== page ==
BRIEF – What is the current state of food safety in the UAE and how to use artificial intelligence and blockchain technology to create a holistic system that identifies food safety duration?
PROJECT – Contracted by the Dubai Future Foundation the project was part of their accelerator program to nurture the city’s role in progressive innovation and exponential technologies. Several multidisciplinary teams with talent from around the world were chosen to work on complex challenges across all areas of life, e.g. transport & infrastructure, education, food & water supply, administration, recreation. The aim was to prototype ideas promoting a more sustainable future for the urban ecosystem and its citizen by applying cutting-edge technologies. Dubai as the leading business hub in the Middle East is highly reliant on the import of resources and goods with most food products coming in through all possible cargo routes (land, water, air). Our project revolved around food safety and envisioned a system that would be able to track produce from the farm to the fork, ultimately get from traceability to predictability of imports. With full support by the Dubai Municipality this five week Service Design project started with intense field research to empathise with the context. Next we developed a working prototype for the Dubai Fruit & Vegetable Market (FVM) – an automated container identification as well as a container traffic management dashboard.
TEAM – Business Developer, Design Researcher, 2x Software Developer, Data Scientist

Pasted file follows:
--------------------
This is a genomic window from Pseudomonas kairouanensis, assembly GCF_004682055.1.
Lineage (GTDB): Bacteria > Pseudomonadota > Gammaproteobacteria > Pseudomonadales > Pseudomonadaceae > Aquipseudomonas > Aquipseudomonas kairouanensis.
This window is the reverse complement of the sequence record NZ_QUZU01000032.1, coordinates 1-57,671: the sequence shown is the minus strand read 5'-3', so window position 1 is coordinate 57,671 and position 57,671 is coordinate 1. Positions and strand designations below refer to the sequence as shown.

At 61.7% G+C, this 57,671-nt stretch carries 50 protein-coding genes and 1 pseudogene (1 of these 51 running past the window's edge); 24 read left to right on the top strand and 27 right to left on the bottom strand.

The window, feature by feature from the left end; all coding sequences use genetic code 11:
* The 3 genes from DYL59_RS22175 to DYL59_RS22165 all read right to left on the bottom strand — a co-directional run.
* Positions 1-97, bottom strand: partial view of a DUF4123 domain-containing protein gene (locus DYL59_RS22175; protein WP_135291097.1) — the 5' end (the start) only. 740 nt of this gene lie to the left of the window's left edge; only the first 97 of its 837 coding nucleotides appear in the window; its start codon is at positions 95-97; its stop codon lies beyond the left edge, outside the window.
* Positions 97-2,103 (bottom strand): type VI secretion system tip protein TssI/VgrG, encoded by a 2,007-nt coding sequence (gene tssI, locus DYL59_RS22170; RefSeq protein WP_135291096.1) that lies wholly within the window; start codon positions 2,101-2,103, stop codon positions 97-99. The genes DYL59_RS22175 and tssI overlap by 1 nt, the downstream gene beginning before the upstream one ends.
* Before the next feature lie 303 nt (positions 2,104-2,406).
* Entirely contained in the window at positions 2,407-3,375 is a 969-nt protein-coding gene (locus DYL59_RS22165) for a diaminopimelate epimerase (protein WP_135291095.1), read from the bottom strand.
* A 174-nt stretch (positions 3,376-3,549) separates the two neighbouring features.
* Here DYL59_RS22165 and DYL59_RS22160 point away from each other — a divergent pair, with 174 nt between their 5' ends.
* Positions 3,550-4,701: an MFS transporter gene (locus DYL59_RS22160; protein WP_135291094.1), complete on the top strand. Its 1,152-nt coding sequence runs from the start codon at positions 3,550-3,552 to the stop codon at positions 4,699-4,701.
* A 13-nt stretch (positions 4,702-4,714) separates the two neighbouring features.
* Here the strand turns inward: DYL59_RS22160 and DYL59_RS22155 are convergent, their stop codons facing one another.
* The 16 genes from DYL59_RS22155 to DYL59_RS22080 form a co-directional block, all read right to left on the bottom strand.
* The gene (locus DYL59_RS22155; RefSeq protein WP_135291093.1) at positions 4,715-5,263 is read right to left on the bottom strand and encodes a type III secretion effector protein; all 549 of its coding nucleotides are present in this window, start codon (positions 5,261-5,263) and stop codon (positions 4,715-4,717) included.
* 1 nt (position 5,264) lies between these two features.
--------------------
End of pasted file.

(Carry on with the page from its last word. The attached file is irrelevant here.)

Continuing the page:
RESEARCH – In order to get an overview of the sheer dimension of Dubai’s import routes for goods from oversees, we were allowed to visit the interior and exterior of the FVM, the biggest distribution centre for foods coming from neighbouring countries as well as entry point for containers shipped to the UAE. Its infrastructure provides docks for hundreds of trucks at the same time arriving each day to create a messy market scenario in seconds out of a complete empty concrete loading structure. We inspected the large area before the trucks would arrive, observed the unloading and produce distribution, interviewed several food safety inspectors before, during, and after, and had the chance to accompany the full-process of registration. Even though though physical infrastructure was in place, incoming trucks sometimes had to wait up to 8 days to pass and unload due to an extremely manual process and understaffing of inspectors, we observed how chaotic the purchase of goods would unfold and realise how little one could monitor import’s origin, further how much waste was created due to unpredictability of demands. The local inspectors would show us the construction of new cargo docking stations, more innovative building typologies that could guarantee more thorough inspection, however manual labour dealing with a multitude of products coming in various types of container requires man power yet to be hired. Our part was to think of ways to automate certain touch points of the cargo services, thus we decided to start where we could control at least some parameters of the import process – the clearly defined entry gates at the market.
MAPPING – After walking around the area for three days exploring within the team, with and without inspectors as well as alone we could gather our intake and initially mapped out the entire market with its gates, exits, parking lots, unloading docks, entry areas for buyers and the open market area where individual reseller could start selling to the free market. The mapping informed another round of research in the field to then focus closer for challenges that might become more obvious.
CHALLENGES – Manual hand-over registration by individual buyers (incl. hotel chains, restaurants, etc.) right after unloading of the trucks immediately broke the chain, further seemingly open entry- and exit gates for buyers were identified, which clearly defined a hierarchy of control with regard to which side of the docking ramp we’d face less friction and chaos.